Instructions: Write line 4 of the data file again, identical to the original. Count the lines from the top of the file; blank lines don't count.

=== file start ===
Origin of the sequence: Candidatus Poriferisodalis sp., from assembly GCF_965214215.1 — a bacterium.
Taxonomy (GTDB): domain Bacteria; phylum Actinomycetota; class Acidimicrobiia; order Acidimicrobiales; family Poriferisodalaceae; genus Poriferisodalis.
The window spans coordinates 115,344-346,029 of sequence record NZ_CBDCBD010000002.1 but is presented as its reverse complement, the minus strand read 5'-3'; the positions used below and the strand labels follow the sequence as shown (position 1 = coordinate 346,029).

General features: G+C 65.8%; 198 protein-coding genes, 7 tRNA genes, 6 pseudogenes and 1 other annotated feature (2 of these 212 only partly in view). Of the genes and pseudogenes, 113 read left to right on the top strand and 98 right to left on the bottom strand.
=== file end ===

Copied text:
General features: G+C 65.8%; 198 protein-coding genes, 7 tRNA genes, 6 pseudogenes and 1 other annotated feature (2 of these 212 only partly in view). Of the genes and pseudogenes, 113 read left to right on the top strand and 98 right to left on the bottom strand.